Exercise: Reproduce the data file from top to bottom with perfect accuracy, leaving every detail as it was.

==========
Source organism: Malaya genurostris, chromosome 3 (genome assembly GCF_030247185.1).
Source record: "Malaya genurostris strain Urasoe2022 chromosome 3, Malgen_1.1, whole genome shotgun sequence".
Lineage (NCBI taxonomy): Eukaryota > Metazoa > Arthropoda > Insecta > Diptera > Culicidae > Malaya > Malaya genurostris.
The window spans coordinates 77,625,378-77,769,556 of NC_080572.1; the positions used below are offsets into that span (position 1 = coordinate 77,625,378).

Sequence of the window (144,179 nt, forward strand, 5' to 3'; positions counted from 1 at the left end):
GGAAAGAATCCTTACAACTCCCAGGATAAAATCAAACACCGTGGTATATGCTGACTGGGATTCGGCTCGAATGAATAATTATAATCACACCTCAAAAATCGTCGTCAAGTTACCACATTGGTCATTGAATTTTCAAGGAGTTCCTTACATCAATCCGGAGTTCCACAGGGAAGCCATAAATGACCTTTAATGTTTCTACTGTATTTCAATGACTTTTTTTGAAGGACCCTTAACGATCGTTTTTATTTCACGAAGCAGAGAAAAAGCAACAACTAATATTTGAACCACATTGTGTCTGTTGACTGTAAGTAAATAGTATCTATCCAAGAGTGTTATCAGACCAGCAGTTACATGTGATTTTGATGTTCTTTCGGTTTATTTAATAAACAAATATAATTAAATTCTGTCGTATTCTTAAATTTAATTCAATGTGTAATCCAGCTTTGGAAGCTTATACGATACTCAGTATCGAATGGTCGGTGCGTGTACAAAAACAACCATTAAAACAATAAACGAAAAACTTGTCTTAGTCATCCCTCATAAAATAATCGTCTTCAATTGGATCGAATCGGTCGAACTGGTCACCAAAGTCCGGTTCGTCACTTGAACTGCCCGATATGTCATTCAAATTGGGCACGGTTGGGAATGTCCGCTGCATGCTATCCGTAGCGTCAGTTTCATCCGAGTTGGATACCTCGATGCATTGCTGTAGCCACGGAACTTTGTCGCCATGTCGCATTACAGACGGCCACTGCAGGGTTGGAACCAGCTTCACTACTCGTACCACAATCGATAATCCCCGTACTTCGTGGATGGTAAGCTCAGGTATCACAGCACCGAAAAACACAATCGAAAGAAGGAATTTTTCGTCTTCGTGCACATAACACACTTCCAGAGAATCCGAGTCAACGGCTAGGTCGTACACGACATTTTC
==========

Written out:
Source organism: Malaya genurostris, chromosome 3 (genome assembly GCF_030247185.1).
Source record: "Malaya genurostris strain Urasoe2022 chromosome 3, Malgen_1.1, whole genome shotgun sequence".
Lineage (NCBI taxonomy): Eukaryota > Metazoa > Arthropoda > Insecta > Diptera > Culicidae > Malaya > Malaya genurostris.
The window spans coordinates 77,625,378-77,769,556 of NC_080572.1; the positions used below are offsets into that span (position 1 = coordinate 77,625,378).

Sequence of the window (144,179 nt, forward strand, 5' to 3'; positions counted from 1 at the left end):
GGAAAGAATCCTTACAACTCCCAGGATAAAATCAAACACCGTGGTATATGCTGACTGGGATTCGGCTCGAATGAATAATTATAATCACACCTCAAAAATCGTCGTCAAGTTACCACATTGGTCATTGAATTTTCAAGGAGTTCCTTACATCAATCCGGAGTTCCACAGGGAAGCCATAAATGACCTTTAATGTTTCTACTGTATTTCAATGACTTTTTTTGAAGGACCCTTAACGATCGTTTTTATTTCACGAAGCAGAGAAAAAGCAACAACTAATATTTGAACCACATTGTGTCTGTTGACTGTAAGTAAATAGTATCTATCCAAGAGTGTTATCAGACCAGCAGTTACATGTGATTTTGATGTTCTTTCGGTTTATTTAATAAACAAATATAATTAAATTCTGTCGTATTCTTAAATTTAATTCAATGTGTAATCCAGCTTTGGAAGCTTATACGATACTCAGTATCGAATGGTCGGTGCGTGTACAAAAACAACCATTAAAACAATAAACGAAAAACTTGTCTTAGTCATCCCTCATAAAATAATCGTCTTCAATTGGATCGAATCGGTCGAACTGGTCACCAAAGTCCGGTTCGTCACTTGAACTGCCCGATATGTCATTCAAATTGGGCACGGTTGGGAATGTCCGCTGCATGCTATCCGTAGCGTCAGTTTCATCCGAGTTGGATACCTCGATGCATTGCTGTAGCCACGGAACTTTGTCGCCATGTCGCATTACAGACGGCCACTGCAGGGTTGGAACCAGCTTCACTACTCGTACCACAATCGATAATCCCCGTACTTCGTGGATGGTAAGCTCAGGTATCACAGCACCGAAAAACACAATCGAAAGAAGGAATTTTTCGTCTTCGTGCACATAACACACTTCCAGAGAATCCGAGTCAACGGCTAGGTCGTACACGACATTTTC